Thu04242014

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Shelby County Chapter presents Orita Rites of Passage

 

An invitation into Christian adulthood was the theme for The Leadership Academy Orita Rite of Passage Ceremony presented by the Shelby County Chapter, The Links Incorporated. Special to the Tri-State Defender

An invitation into Christian adulthood was the theme for The Leadership Academy Orita Rite of Passage Ceremony presented by the Shelby County Chapter, The Links Incorporated.


The Rev. Keith Norman challenged the Leadership Academy Fellows to make their ancestors proud by living faithful, productive lives in the midst of hardships and challenges. (Photos by Tyrone P. Easley)


During “The Laying on of Hands,” the Fellow Pilgrims kneeled before the alter, blindfolded to symbolize their unknown future. Family members, beginning with parents and grandparents, came forward and placed their hands on the Fellows’ heads.


Adrian Herenton, son of Andrea Herenton and grandson of former mayor Dr. Willie W. Herenton was one of the Leadership Academy Fellows who took part in the culminating ceremony of the program sponsored by the Shelby County Chapter, The Links, Inc.
The ceremony was the culminating activity for 30 young men who participated in the academy.

The Orita ritual originated in African culture and signaled crossroads, maturity, loyalty and readiness to assume the responsibilities of manhood. The Rev. Keith Norman masterfully executed the ceremony held at First Baptist Church Broad, where he is the pastor. He challenged the Fellow Pilgrims to make their ancestors proud by living faithful, productive lives in the midst of hardships and challenges.

“This is definitely one of the most beneficial programs a young black man can be a part of,” said attorney Van Turner, a member of the Academy faculty. “It provides a sense of identity and exposure that is crucial for young men to succeed.”

There was evidence aplenty that the young men were impressed and most appreciative of their experiences in the program.

“The Leadership Academy has taught me how to work many important skills into my life and to make them work for me,” said Fellow William Henderson of Arlington High School. I’m grateful for having the opportunity to participate.”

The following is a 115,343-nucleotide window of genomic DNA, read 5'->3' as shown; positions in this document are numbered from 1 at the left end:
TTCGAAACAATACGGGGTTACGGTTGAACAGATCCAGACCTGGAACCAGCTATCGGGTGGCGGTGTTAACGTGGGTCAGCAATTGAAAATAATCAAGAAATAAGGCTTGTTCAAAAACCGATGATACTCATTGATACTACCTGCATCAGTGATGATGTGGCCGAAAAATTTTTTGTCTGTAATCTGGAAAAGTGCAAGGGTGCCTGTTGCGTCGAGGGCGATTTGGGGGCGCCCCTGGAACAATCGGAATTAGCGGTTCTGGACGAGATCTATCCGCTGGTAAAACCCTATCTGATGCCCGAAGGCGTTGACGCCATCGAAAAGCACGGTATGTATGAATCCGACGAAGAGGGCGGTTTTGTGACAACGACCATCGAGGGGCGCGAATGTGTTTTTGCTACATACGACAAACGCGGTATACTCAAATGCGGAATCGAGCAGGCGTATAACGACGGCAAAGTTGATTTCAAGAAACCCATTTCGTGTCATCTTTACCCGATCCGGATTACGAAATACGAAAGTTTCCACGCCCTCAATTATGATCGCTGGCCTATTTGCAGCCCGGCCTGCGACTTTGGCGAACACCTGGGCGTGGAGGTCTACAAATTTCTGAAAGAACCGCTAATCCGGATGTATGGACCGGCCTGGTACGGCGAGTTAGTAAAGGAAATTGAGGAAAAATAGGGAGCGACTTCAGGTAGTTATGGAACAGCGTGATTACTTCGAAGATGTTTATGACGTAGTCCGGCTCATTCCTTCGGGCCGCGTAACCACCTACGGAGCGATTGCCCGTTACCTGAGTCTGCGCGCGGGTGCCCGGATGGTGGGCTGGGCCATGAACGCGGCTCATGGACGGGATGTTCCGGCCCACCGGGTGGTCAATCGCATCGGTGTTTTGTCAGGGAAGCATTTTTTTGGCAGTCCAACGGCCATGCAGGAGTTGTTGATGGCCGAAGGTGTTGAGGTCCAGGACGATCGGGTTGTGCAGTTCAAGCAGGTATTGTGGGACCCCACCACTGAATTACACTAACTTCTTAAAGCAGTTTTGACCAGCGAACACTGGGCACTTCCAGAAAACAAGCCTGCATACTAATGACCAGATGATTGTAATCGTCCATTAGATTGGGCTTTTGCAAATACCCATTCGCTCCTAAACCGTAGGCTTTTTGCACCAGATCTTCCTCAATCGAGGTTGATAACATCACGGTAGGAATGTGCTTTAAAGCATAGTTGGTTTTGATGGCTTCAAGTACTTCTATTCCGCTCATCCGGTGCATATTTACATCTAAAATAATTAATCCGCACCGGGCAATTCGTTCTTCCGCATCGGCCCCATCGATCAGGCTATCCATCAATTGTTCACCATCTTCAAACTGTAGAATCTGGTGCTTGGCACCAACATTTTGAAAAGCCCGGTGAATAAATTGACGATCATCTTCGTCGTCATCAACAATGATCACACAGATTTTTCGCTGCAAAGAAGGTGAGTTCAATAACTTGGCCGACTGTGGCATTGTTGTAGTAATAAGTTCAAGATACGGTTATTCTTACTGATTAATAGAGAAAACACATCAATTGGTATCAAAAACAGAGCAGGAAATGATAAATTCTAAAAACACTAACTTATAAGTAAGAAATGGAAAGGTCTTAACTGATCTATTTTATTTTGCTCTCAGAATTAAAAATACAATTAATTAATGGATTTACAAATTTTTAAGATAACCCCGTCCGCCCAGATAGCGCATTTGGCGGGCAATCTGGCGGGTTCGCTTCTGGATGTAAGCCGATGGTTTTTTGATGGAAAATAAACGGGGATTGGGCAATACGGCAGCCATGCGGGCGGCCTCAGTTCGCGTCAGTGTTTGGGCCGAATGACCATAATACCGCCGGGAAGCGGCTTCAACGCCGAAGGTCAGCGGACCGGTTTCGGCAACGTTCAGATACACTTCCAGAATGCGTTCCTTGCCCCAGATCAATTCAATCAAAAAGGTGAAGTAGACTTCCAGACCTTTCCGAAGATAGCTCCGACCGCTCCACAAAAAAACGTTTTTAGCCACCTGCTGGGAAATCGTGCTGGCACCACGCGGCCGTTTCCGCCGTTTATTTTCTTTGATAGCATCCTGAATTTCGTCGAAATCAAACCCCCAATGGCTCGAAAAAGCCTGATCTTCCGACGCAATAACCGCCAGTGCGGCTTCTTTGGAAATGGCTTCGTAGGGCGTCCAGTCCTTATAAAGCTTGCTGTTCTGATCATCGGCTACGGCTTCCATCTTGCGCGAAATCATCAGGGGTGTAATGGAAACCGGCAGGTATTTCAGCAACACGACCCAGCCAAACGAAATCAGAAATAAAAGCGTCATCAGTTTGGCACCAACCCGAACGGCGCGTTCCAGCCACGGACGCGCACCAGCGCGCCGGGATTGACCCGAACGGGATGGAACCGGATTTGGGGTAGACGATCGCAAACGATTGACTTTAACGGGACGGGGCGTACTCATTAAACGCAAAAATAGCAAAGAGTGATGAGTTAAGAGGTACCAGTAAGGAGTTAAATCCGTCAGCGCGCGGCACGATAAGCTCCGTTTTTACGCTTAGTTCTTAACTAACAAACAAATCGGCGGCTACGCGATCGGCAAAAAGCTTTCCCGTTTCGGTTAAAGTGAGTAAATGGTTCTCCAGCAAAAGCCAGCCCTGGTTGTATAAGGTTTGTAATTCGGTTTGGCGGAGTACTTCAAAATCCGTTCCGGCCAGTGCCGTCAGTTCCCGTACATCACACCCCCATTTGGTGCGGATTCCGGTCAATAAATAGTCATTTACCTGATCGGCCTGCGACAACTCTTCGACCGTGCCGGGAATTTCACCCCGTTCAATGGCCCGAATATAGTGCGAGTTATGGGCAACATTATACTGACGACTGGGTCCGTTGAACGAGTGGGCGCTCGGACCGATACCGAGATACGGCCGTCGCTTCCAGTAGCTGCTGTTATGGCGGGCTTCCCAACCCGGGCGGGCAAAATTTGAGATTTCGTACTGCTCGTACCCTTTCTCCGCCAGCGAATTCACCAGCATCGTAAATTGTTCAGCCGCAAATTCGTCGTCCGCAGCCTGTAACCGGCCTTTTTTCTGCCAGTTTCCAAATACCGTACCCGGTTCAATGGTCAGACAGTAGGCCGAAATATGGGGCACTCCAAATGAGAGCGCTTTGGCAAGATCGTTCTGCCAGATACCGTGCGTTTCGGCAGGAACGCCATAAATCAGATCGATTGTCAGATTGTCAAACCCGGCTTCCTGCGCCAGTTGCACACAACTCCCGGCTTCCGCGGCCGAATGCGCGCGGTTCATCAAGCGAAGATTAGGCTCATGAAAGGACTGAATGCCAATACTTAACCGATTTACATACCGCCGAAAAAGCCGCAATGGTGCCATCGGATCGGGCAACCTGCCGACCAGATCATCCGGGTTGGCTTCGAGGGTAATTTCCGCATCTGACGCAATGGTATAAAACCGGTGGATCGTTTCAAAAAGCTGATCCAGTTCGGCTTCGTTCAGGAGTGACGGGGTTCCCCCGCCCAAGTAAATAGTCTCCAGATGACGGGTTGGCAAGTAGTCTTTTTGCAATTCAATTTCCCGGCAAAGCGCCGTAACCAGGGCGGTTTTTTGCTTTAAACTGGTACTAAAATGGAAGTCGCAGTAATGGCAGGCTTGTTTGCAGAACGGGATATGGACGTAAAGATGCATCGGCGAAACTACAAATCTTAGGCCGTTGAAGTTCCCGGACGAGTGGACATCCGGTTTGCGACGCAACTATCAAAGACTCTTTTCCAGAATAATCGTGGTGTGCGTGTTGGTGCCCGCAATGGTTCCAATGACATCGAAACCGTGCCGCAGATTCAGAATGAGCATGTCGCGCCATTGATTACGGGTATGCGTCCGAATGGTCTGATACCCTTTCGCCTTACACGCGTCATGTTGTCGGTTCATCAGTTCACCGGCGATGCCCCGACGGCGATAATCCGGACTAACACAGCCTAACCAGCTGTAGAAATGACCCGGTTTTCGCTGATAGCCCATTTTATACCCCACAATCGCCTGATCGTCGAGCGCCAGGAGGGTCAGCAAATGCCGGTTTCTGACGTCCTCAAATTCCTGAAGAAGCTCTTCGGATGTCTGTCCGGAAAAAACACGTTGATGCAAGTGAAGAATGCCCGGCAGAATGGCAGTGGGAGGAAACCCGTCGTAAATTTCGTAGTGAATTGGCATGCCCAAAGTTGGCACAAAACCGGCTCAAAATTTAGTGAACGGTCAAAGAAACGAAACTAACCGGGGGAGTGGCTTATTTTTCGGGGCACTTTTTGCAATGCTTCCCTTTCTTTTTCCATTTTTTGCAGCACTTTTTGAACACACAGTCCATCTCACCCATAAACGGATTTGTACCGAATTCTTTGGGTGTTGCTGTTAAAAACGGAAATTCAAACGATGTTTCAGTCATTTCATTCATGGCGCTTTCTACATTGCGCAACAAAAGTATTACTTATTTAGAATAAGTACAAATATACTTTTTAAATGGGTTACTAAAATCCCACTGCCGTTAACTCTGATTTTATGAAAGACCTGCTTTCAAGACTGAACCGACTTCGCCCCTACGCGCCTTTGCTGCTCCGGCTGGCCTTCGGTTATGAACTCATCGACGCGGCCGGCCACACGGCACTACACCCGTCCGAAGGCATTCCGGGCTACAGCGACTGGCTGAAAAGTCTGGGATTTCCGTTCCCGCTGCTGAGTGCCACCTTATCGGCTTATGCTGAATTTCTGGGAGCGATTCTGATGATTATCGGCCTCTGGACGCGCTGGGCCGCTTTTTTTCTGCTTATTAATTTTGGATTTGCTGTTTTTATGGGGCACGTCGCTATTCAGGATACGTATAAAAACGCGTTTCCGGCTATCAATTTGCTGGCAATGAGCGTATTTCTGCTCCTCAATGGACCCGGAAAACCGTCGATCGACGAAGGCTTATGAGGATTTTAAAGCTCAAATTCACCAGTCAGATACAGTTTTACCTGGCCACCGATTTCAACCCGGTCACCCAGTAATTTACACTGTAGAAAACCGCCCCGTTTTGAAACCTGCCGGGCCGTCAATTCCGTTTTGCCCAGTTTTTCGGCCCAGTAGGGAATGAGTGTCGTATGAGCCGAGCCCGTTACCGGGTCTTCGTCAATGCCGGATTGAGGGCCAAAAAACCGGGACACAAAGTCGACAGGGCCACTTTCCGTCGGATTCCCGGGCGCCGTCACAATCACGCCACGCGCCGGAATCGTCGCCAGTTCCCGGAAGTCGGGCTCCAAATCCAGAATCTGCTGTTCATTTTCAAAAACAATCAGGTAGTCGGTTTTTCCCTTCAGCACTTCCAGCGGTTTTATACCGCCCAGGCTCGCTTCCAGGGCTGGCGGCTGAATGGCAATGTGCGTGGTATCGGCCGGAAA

Caron Byrd, mother of Fellow Jackson Byrd, liked the view from her vantage point.

“The Leadership Academy has been a wonderful opportunity for the young men to meet other African-American males who are positive, mobile and progressive; young men who will have a positive effect on their lives.”

Memphis City Atty. Herman Morris was there to support his son, Fellow Geoffrey Alexander. “The Leadership Academy has provided great exposure for the young men and will have a tremendous affect on their lives,” he said.

The Orita Rites of Passage ceremony (April 17) was the climax of an eight-month life skills program, which included seminars on Work/School Responsibility, Goal Setting, Health and Fitness, Relationships, Financial Literacy, Communication Skills and Work Habits and Time Management.

In addition, the young men participated in cultural activities, including attending the symphony, professional basketball games, Father/Son Brunch, and a trip to Washington, D.C. Community service was also an integral part of the program.

At a glance

The Leadership Academy of the Shelby County Chapter of the Links, Inc. is designed as a life-changing experience to equip African-American males to lead productive lives and make a difference in our community. Link Sandra Reed is president. Links Nina Thornton and Lillian Brown are co-chairs.


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